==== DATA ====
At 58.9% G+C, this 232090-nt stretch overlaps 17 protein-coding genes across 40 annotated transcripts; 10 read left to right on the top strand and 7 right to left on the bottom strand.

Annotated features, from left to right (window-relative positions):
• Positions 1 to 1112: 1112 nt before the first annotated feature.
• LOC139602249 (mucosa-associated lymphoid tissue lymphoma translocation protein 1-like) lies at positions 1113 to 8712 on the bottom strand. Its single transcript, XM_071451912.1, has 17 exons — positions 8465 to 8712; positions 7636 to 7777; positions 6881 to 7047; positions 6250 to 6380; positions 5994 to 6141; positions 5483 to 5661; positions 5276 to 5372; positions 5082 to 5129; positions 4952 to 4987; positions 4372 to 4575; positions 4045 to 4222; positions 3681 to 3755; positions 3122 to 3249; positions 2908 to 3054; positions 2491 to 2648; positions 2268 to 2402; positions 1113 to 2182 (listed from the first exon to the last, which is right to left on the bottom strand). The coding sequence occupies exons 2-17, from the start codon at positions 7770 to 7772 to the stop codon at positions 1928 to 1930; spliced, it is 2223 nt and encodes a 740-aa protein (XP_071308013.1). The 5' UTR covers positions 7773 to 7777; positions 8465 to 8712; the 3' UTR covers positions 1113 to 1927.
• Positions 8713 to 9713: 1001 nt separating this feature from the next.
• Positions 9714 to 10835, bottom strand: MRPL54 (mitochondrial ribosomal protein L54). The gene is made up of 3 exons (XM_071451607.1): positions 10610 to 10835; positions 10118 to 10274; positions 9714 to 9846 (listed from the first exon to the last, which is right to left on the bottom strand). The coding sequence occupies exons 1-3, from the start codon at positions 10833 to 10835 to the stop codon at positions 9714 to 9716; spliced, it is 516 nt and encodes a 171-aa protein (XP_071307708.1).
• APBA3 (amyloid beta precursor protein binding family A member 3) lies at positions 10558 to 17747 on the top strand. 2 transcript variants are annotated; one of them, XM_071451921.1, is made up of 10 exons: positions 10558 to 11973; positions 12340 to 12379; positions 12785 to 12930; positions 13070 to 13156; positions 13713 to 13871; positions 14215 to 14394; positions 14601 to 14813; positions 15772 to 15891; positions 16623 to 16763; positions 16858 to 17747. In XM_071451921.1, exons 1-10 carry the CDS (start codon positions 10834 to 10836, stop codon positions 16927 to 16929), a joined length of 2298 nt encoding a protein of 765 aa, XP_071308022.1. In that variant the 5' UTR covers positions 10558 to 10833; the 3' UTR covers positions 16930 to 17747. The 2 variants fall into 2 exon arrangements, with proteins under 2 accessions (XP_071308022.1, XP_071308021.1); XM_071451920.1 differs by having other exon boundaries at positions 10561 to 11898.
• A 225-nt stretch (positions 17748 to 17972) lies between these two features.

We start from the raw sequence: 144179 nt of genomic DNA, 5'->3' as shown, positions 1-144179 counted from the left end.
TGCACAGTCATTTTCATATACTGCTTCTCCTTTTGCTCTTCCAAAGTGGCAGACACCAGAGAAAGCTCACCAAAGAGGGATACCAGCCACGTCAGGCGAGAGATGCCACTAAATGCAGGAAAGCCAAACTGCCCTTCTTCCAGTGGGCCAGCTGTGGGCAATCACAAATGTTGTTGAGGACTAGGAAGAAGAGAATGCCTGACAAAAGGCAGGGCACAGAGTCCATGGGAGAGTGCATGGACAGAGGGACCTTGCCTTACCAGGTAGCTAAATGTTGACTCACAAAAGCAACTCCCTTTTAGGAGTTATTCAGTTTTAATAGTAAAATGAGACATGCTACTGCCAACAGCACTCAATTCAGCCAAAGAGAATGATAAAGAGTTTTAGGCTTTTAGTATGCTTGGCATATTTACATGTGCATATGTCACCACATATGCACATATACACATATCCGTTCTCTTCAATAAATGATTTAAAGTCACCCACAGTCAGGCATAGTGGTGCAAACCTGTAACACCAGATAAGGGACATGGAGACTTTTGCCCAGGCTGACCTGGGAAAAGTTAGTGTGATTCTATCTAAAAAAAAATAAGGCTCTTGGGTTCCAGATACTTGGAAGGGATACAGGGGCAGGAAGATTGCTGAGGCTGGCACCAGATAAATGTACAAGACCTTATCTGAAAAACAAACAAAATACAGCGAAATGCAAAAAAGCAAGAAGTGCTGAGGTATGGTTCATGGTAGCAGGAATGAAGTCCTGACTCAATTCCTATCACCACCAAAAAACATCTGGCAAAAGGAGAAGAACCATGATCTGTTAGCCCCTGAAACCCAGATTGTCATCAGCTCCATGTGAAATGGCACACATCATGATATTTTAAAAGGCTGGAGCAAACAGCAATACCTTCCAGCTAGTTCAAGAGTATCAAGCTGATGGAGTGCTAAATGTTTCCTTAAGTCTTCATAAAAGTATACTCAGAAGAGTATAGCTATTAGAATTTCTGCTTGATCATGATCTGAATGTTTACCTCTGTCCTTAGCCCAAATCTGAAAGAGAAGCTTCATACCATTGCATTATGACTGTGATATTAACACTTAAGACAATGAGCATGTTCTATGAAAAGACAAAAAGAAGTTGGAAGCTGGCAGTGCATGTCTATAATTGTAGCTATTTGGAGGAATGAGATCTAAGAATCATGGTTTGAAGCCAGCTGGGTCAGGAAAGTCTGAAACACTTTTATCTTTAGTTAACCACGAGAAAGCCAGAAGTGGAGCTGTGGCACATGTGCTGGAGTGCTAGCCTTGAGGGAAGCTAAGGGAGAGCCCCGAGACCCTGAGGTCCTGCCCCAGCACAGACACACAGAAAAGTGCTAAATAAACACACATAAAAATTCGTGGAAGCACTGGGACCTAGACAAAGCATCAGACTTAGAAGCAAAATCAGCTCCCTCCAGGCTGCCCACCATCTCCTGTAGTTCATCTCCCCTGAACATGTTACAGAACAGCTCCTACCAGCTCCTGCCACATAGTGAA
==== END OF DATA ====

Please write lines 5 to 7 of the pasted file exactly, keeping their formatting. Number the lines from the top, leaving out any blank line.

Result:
• Positions 8713 to 9713: 1001 nt separating this feature from the next.
• Positions 9714 to 10835, bottom strand: MRPL54 (mitochondrial ribosomal protein L54). The gene is made up of 3 exons (XM_071451607.1): positions 10610 to 10835; positions 10118 to 10274; positions 9714 to 9846 (listed from the first exon to the last, which is right to left on the bottom strand). The coding sequence occupies exons 1-3, from the start codon at positions 10833 to 10835 to the stop codon at positions 9714 to 9716; spliced, it is 516 nt and encodes a 171-aa protein (XP_071307708.1).
• APBA3 (amyloid beta precursor protein binding family A member 3) lies at positions 10558 to 17747 on the top strand. 2 transcript variants are annotated; one of them, XM_071451921.1, is made up of 10 exons: positions 10558 to 11973; positions 12340 to 12379; positions 12785 to 12930; positions 13070 to 13156; positions 13713 to 13871; positions 14215 to 14394; positions 14601 to 14813; positions 15772 to 15891; positions 16623 to 16763; positions 16858 to 17747. In XM_071451921.1, exons 1-10 carry the CDS (start codon positions 10834 to 10836, stop codon positions 16927 to 16929), a joined length of 2298 nt encoding a protein of 765 aa, XP_071308022.1. In that variant the 5' UTR covers positions 10558 to 10833; the 3' UTR covers positions 16930 to 17747. The 2 variants fall into 2 exon arrangements, with proteins under 2 accessions (XP_071308022.1, XP_071308021.1); XM_071451920.1 differs by having other exon boundaries at positions 10561 to 11898.